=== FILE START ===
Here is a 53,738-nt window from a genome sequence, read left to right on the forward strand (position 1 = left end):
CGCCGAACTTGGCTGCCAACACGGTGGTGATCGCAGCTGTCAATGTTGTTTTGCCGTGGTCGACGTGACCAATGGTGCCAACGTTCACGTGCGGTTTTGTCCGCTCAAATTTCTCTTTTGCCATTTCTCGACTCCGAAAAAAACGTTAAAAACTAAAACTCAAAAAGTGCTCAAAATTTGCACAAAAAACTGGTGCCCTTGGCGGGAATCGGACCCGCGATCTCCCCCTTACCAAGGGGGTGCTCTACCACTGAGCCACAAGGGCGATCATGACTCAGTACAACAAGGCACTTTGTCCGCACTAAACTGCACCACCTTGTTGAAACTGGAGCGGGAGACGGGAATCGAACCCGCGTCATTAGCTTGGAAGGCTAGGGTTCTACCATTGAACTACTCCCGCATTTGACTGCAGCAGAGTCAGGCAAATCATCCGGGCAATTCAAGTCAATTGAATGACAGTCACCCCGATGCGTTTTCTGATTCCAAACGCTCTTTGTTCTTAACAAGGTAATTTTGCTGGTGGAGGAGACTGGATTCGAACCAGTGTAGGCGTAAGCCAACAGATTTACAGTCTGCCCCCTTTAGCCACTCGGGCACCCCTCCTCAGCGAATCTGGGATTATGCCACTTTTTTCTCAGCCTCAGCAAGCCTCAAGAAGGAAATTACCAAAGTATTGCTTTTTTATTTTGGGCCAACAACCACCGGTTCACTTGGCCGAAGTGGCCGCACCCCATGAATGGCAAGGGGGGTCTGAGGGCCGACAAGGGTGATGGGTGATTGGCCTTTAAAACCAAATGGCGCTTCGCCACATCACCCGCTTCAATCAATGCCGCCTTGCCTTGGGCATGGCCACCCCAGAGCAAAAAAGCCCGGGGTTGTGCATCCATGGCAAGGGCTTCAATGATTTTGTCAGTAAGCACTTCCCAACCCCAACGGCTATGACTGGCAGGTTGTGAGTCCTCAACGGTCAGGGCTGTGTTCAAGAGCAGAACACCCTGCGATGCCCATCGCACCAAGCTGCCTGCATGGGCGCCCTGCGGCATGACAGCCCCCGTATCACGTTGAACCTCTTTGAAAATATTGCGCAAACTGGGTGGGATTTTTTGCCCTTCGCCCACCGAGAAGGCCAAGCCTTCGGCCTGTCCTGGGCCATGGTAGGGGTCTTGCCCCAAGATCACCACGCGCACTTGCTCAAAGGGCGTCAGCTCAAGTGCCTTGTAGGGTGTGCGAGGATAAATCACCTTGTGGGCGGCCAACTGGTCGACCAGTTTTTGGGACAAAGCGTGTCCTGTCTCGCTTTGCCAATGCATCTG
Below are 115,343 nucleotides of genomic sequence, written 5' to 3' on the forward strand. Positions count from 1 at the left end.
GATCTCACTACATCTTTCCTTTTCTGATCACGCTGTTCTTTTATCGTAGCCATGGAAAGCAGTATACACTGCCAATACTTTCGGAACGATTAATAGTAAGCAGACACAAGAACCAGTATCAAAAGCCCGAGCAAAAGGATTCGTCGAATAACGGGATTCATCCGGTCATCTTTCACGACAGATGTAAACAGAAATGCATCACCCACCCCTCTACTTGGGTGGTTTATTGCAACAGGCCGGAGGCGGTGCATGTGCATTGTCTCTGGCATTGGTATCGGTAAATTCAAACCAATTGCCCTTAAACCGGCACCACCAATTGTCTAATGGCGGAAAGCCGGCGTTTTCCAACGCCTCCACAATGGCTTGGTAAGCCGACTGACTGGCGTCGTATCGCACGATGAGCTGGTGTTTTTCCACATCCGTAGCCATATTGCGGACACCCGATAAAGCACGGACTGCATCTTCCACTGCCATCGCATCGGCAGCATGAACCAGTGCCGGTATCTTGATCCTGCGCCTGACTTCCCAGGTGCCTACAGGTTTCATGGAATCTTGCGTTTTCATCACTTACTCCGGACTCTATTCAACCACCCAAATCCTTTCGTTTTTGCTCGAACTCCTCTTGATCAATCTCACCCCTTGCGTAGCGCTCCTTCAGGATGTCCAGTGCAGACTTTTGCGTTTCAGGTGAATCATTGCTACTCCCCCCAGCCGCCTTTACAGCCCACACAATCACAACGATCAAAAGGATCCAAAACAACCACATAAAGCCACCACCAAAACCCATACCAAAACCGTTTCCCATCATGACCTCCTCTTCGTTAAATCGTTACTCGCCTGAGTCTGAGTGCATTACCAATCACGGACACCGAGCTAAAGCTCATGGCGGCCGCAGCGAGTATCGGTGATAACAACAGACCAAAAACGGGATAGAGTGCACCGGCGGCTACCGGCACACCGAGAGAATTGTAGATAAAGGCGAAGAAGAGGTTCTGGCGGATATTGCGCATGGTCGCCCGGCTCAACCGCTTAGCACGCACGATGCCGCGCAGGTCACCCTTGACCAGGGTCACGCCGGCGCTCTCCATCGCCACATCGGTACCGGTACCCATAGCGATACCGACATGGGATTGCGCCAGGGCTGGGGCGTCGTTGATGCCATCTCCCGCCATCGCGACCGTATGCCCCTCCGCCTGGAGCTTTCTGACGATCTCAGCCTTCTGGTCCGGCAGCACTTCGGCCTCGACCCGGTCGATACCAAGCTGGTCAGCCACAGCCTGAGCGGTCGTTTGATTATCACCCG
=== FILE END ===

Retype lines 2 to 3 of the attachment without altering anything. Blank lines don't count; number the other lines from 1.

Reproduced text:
CGCCGAACTTGGCTGCCAACACGGTGGTGATCGCAGCTGTCAATGTTGTTTTGCCGTGGTCGACGTGACCAATGGTGCCAACGTTCACGTGCGGTTTTGTCCGCTCAAATTTCTCTTTTGCCATTTCTCGACTCCGAAAAAAACGTTAAAAACTAAAACTCAAAAAGTGCTCAAAATTTGCACAAAAAACTGGTGCCCTTGGCGGGAATCGGACCCGCGATCTCCCCCTTACCAAGGGGGTGCTCTACCACTGAGCCACAAGGGCGATCATGACTCAGTACAACAAGGCACTTTGTCCGCACTAAACTGCACCACCTTGTTGAAACTGGAGCGGGAGACGGGAATCGAACCCGCGTCATTAGCTTGGAAGGCTAGGGTTCTACCATTGAACTACTCCCGCATTTGACTGCAGCAGAGTCAGGCAAATCATCCGGGCAATTCAAGTCAATTGAATGACAGTCACCCCGATGCGTTTTCTGATTCCAAACGCTCTTTGTTCTTAACAAGGTAATTTTGCTGGTGGAGGAGACTGGATTCGAACCAGTGTAGGCGTAAGCCAACAGATTTACAGTCTGCCCCCTTTAGCCACTCGGGCACCCCTCCTCAGCGAATCTGGGATTATGCCACTTTTTTCTCAGCCTCAGCAAGCCTCAAGAAGGAAATTACCAAAGTATTGCTTTTTTATTTTGGGCCAACAACCACCGGTTCACTTGGCCGAAGTGGCCGCACCCCATGAATGGCAAGGGGGGTCTGAGGGCCGACAAGGGTGATGGGTGATTGGCCTTTAAAACCAAATGGCGCTTCGCCACATCACCCGCTTCAATCAATGCCGCCTTGCCTTGGGCATGGCCACCCCAGAGCAAAAAAGCCCGGGGTTGTGCATCCATGGCAAGGGCTTCAATGATTTTGTCAGTAAGCACTTCCCAACCCCAACGGCTATGACTGGCAGGTTGTGAGTCCTCAACGGTCAGGGCTGTGTTCAAGAGCAGAACACCCTGCGATGCCCATCGCACCAAGCTGCCTGCATGGGCGCCCTGCGGCATGACAGCCCCCGTATCACGTTGAACCTCTTTGAAAATATTGCGCAAACTGGGTGGGATTTTTTGCCCTTCGCCCACCGAGAAGGCCAAGCCTTCGGCCTGTCCTGGGCCATGGTAGGGGTCTTGCCCCAAGATCACCACGCGCACTTGCTCAAAGGGCGTCAGCTCAAGTGCCTTGTAGGGTGTGCGAGGATAAATCACCTTGTGGGCGGCCAACTGGTCGACCAGTTTTTGGGACAAAGCGTGTCCTGTCTCGCTTTGCCAATGCATCTG
Below are 115,343 nucleotides of genomic sequence, written 5' to 3' on the forward strand. Positions count from 1 at the left end.